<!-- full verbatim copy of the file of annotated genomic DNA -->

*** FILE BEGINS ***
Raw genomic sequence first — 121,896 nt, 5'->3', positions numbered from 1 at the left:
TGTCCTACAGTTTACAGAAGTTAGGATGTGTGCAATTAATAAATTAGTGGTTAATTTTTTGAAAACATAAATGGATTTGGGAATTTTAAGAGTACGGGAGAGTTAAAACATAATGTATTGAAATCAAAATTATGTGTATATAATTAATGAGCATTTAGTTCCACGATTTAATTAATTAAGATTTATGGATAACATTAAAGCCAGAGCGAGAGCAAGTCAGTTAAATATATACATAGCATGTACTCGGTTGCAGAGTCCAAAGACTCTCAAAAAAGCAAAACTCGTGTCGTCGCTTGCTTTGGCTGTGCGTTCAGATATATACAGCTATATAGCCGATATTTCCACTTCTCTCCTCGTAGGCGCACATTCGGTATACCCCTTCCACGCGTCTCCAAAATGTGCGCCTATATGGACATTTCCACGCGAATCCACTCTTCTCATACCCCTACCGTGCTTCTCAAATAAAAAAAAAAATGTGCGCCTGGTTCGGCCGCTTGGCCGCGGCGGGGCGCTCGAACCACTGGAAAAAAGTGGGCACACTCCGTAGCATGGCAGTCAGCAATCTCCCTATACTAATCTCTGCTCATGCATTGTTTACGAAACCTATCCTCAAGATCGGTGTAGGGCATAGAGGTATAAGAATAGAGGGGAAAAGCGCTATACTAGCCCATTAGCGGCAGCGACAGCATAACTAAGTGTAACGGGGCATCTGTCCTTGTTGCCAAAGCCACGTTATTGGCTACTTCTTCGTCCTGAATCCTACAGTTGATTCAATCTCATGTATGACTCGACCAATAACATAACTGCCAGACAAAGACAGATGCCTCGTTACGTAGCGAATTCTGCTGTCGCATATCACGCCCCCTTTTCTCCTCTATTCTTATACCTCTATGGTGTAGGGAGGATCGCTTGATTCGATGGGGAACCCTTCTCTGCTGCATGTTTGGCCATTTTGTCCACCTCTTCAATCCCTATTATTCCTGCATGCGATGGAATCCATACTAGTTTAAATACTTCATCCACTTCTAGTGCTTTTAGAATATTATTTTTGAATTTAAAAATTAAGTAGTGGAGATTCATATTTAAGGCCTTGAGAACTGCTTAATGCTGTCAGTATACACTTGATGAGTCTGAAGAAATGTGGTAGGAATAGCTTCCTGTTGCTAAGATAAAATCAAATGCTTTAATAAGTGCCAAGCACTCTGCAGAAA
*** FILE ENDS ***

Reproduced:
Raw genomic sequence first — 121,896 nt, 5'->3', positions numbered from 1 at the left:
TGTCCTACAGTTTACAGAAGTTAGGATGTGTGCAATTAATAAATTAGTGGTTAATTTTTTGAAAACATAAATGGATTTGGGAATTTTAAGAGTACGGGAGAGTTAAAACATAATGTATTGAAATCAAAATTATGTGTATATAATTAATGAGCATTTAGTTCCACGATTTAATTAATTAAGATTTATGGATAACATTAAAGCCAGAGCGAGAGCAAGTCAGTTAAATATATACATAGCATGTACTCGGTTGCAGAGTCCAAAGACTCTCAAAAAAGCAAAACTCGTGTCGTCGCTTGCTTTGGCTGTGCGTTCAGATATATACAGCTATATAGCCGATATTTCCACTTCTCTCCTCGTAGGCGCACATTCGGTATACCCCTTCCACGCGTCTCCAAAATGTGCGCCTATATGGACATTTCCACGCGAATCCACTCTTCTCATACCCCTACCGTGCTTCTCAAATAAAAAAAAAAATGTGCGCCTGGTTCGGCCGCTTGGCCGCGGCGGGGCGCTCGAACCACTGGAAAAAAGTGGGCACACTCCGTAGCATGGCAGTCAGCAATCTCCCTATACTAATCTCTGCTCATGCATTGTTTACGAAACCTATCCTCAAGATCGGTGTAGGGCATAGAGGTATAAGAATAGAGGGGAAAAGCGCTATACTAGCCCATTAGCGGCAGCGACAGCATAACTAAGTGTAACGGGGCATCTGTCCTTGTTGCCAAAGCCACGTTATTGGCTACTTCTTCGTCCTGAATCCTACAGTTGATTCAATCTCATGTATGACTCGACCAATAACATAACTGCCAGACAAAGACAGATGCCTCGTTACGTAGCGAATTCTGCTGTCGCATATCACGCCCCCTTTTCTCCTCTATTCTTATACCTCTATGGTGTAGGGAGGATCGCTTGATTCGATGGGGAACCCTTCTCTGCTGCATGTTTGGCCATTTTGTCCACCTCTTCAATCCCTATTATTCCTGCATGCGATGGAATCCATACTAGTTTAAATACTTCATCCACTTCTAGTGCTTTTAGAATATTATTTTTGAATTTAAAAATTAAGTAGTGGAGATTCATATTTAAGGCCTTGAGAACTGCTTAATGCTGTCAGTATACACTTGATGAGTCTGAAGAAATGTGGTAGGAATAGCTTCCTGTTGCTAAGATAAAATCAAATGCTTTAATAAGTGCCAAGCACTCTGCAGAAA